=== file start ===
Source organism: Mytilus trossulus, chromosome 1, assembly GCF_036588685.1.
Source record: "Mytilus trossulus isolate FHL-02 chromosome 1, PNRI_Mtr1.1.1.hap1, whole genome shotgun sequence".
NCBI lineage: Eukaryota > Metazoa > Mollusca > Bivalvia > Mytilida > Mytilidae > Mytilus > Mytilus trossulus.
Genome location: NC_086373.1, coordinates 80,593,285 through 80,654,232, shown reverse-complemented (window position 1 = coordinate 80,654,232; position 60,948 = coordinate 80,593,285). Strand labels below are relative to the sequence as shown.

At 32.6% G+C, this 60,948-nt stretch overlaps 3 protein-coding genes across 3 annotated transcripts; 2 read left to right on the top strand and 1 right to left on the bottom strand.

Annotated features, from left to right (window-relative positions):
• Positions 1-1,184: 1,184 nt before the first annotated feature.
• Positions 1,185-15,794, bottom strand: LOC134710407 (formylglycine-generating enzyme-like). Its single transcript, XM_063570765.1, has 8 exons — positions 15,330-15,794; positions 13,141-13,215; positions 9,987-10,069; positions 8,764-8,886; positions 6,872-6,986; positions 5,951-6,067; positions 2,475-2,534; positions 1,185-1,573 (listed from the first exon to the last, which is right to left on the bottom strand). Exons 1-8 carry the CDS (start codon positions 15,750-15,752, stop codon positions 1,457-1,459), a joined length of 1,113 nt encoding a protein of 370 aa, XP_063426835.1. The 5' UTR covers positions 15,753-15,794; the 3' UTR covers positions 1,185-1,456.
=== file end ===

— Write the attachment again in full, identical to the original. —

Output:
Source organism: Mytilus trossulus, chromosome 1, assembly GCF_036588685.1.
Source record: "Mytilus trossulus isolate FHL-02 chromosome 1, PNRI_Mtr1.1.1.hap1, whole genome shotgun sequence".
NCBI lineage: Eukaryota > Metazoa > Mollusca > Bivalvia > Mytilida > Mytilidae > Mytilus > Mytilus trossulus.
Genome location: NC_086373.1, coordinates 80,593,285 through 80,654,232, shown reverse-complemented (window position 1 = coordinate 80,654,232; position 60,948 = coordinate 80,593,285). Strand labels below are relative to the sequence as shown.

At 32.6% G+C, this 60,948-nt stretch overlaps 3 protein-coding genes across 3 annotated transcripts; 2 read left to right on the top strand and 1 right to left on the bottom strand.

Annotated features, from left to right (window-relative positions):
• Positions 1-1,184: 1,184 nt before the first annotated feature.
• Positions 1,185-15,794, bottom strand: LOC134710407 (formylglycine-generating enzyme-like). Its single transcript, XM_063570765.1, has 8 exons — positions 15,330-15,794; positions 13,141-13,215; positions 9,987-10,069; positions 8,764-8,886; positions 6,872-6,986; positions 5,951-6,067; positions 2,475-2,534; positions 1,185-1,573 (listed from the first exon to the last, which is right to left on the bottom strand). Exons 1-8 carry the CDS (start codon positions 15,750-15,752, stop codon positions 1,457-1,459), a joined length of 1,113 nt encoding a protein of 370 aa, XP_063426835.1. The 5' UTR covers positions 15,753-15,794; the 3' UTR covers positions 1,185-1,456.